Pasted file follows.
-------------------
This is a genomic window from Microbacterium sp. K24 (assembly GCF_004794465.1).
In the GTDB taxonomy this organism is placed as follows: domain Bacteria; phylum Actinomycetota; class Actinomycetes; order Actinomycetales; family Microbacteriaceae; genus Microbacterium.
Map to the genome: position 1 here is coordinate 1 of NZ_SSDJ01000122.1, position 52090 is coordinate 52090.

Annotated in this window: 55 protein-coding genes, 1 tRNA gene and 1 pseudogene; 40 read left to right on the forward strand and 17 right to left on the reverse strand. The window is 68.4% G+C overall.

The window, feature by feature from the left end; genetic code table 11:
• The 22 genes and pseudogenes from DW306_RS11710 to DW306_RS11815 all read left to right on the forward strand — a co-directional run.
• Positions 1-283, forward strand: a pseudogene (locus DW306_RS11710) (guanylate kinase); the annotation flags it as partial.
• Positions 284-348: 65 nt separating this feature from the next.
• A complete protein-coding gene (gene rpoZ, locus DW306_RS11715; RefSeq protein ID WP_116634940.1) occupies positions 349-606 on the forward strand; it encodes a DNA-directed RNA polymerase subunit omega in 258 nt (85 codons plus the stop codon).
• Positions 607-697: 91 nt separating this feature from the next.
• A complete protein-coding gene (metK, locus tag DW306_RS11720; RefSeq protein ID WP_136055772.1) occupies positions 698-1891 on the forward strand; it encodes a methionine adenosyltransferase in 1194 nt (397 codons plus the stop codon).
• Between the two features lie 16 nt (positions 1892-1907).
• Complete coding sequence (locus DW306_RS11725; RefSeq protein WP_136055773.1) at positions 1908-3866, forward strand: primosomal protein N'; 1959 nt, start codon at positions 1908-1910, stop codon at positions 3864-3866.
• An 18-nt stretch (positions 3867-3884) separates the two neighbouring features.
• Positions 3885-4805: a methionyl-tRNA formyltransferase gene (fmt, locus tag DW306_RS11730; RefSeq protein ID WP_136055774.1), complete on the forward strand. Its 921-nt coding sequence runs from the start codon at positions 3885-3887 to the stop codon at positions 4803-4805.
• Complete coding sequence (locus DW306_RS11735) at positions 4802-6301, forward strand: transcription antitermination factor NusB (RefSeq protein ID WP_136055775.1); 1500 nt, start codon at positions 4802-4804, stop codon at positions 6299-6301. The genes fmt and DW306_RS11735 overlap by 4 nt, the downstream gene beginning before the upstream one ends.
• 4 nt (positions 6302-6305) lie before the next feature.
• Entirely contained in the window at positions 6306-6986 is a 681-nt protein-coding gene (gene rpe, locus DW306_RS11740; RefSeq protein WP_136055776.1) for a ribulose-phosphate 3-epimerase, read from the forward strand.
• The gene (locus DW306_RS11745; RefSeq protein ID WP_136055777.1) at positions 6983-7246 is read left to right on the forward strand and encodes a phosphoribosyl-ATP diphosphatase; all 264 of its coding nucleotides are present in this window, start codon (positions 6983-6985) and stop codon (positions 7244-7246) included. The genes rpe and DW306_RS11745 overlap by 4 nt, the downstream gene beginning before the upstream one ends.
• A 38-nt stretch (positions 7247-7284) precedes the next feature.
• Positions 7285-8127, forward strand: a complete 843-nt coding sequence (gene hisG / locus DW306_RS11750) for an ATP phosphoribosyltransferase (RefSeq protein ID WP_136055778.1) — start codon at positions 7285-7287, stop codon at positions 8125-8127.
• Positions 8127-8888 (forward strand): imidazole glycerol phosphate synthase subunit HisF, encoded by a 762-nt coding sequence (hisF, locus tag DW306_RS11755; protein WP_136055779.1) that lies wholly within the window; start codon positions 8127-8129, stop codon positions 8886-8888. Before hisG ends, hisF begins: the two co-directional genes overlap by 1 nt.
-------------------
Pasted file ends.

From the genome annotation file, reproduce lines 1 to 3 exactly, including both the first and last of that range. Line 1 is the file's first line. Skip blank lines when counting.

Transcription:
This is a genomic window from Microbacterium sp. K24 (assembly GCF_004794465.1).
In the GTDB taxonomy this organism is placed as follows: domain Bacteria; phylum Actinomycetota; class Actinomycetes; order Actinomycetales; family Microbacteriaceae; genus Microbacterium.
Map to the genome: position 1 here is coordinate 1 of NZ_SSDJ01000122.1, position 52090 is coordinate 52090.